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High Functioning Alcoholics: The Signs and Getting Treatment 

What you need to know about a high functioning alcoholic, the inpatient and outpatient treatment options, and other things to know.

Can you detect a high functioning alcoholic?

Knowing whether or not someone is an alcoholic can be hard sometimes as there functional alcoholics.

Part of the challenge of detecting whether a high functioning alcoholic or an alcoholic, in general, is because as a society we have this image in our head of what an alcoholic looks like.

We typically picture an alcoholic as someone who is constantly drunk, falling in the street because they are drunk, unkempt, he or she life is falling apart, they lost their job, et cetera.

The reality is that people who are known as high functioning alcoholics, they are common and they do not display the traditional signs of someone with alcohol problems.

You are probably one of them or know someone who is.

According to many experts, these types of alcohol addicts are common.

A study done by the National Institute on Alcohol Abuse and Alcoholism (NIAAA) scientists, a part of the National Institutes of Health (NIH) found that 19.5% of America’s alcoholics are functional alcoholics.

The study also found that these types of alcoholics are typically well educated and have stable jobs et cetera.

 Non-functioning vs high functioning alcoholics – Definitions and the differences

When we hear of an alcoholic, the picture that comes to our mind is that of a person who is homeless and jobless due to alcohol abuse.

But the truth is that there are different levels in which alcohol affects people and how they react to it.

There are social or casual drinkers who have a cocktail or a glass of wine after a long and tense working day.

They have it just for relaxation and it doesn’t seem to do much harm to their jobs, emotional lives, or relationships.

Then, there are the heavy or binge drinkers who party until very late in the night, ingesting too much alcohol.

So what is a non-functional and functional alcoholic?

Non-functioning alcoholics are those who have failed miserably in life, are not able to hold a job for long, and fail in relationships.

They often get involved easily in fights or violence and are willing to do anything for the next drink which they just can’t do without.

Functioning alcoholics are those who look and behave normal and successful even though they are alcoholics.

They can lead a double life, having a good job and a career and are able to achieve goals, despite their heavy drinking problem. 

 The functioning alcoholic is able to appear sober and normal most of the time without letting anybody know there is a problem.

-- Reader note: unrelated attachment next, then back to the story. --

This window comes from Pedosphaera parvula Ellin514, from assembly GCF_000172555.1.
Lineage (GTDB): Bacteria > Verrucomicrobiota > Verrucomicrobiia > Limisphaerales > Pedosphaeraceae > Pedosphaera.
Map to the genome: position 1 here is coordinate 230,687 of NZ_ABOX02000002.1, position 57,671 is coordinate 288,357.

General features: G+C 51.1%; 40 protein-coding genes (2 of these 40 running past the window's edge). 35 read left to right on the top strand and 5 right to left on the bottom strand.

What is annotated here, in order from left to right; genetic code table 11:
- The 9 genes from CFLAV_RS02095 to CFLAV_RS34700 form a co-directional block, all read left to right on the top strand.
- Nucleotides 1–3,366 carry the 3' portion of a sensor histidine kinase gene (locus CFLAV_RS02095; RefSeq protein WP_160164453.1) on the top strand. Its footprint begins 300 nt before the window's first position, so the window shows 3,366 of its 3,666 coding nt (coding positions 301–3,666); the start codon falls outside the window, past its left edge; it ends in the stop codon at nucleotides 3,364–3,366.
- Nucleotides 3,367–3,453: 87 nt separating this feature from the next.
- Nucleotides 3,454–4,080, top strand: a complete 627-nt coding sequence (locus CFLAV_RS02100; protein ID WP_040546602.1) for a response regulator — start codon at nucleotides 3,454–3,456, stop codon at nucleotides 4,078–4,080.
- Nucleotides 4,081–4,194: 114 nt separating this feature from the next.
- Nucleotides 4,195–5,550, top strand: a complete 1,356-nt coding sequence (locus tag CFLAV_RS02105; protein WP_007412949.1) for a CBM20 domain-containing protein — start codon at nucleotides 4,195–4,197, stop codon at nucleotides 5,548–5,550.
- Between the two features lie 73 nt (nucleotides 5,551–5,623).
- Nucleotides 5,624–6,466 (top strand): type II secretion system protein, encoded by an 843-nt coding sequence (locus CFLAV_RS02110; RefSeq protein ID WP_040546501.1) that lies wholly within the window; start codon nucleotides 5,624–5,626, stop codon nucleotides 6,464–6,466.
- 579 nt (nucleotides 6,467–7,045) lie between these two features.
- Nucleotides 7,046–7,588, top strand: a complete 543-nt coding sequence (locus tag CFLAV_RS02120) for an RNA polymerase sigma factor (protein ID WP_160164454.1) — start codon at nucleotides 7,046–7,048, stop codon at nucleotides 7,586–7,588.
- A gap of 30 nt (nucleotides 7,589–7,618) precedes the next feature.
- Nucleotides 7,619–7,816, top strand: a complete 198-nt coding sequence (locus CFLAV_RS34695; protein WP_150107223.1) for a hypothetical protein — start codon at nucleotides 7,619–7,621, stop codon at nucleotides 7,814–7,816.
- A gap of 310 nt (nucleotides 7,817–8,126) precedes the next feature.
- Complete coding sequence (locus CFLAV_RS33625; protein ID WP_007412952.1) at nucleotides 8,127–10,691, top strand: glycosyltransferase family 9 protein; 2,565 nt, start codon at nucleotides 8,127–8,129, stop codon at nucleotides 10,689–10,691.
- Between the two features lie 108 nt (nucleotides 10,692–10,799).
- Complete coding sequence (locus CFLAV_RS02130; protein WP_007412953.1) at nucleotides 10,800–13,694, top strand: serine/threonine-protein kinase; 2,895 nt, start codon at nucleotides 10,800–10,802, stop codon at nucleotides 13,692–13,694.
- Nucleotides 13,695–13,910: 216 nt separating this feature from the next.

But a non-functioning alcoholic loses everything in their life too, and may not even be aware of it and tends to blame others for all of their problems.

Some important things to know about alcoholism 

Part of getting help for an alcohol problem is to understand the basics such as the definition, causes, signs, and types et cetera.

Definition

The condition where a person is unable to regulate or control the drinking habits due to emotional as well as physical dependence on alcohol is termed as alcoholism.

They do feel guilty about it and have a desire to cut down on the habit, but they are just unable to do so.

People who are having alcohol use disorders will continue the habit even when they know its negative consequences, like losing jobs, destroying loving relationships, losing physical and emotional health, legal issues, etc. They often promise to stop it but are just not able to do so.

Statistics

Issues related to alcohol abuse are a major global problem as mentioned in a report released by the WHO (World Health Organization). More than around 3 million deaths, most of which are men, have been attributed to the detrimental use of alcohol in the year 2016.

As estimated globally by WHO, at least 237 million males and 46 million females suffer from this problem, mostly in the European and American regions. Surprisingly, high-income countries seem to have a higher prevalence of disorders due to alcohol abuse.

In the US, as per the CDC (Center for Diseases Control, six people are said to die each day due to alcohol abuse. 76% of these deaths are men who belong to the age group 35 to 64.

According to the NIAAA (National Institute on Alcohol Abuse and Alcoholism), almost 88,000 people are estimated to be dying annually from alcohol-related issues which is the third leading cause of preventable deaths in the U.S. Driving fatalities due to alcohol use accounts for almost 31% of all road deaths in the U.S.

Signs/Symptoms

The main symptoms of alcoholism are repeated as well as the compulsive consumption, even despite related health and legal issues. Some of the physical signs of intoxication and overconsumption of alcohol can be recognized by:

  • slurred speech
  • clumsiness and loss of balance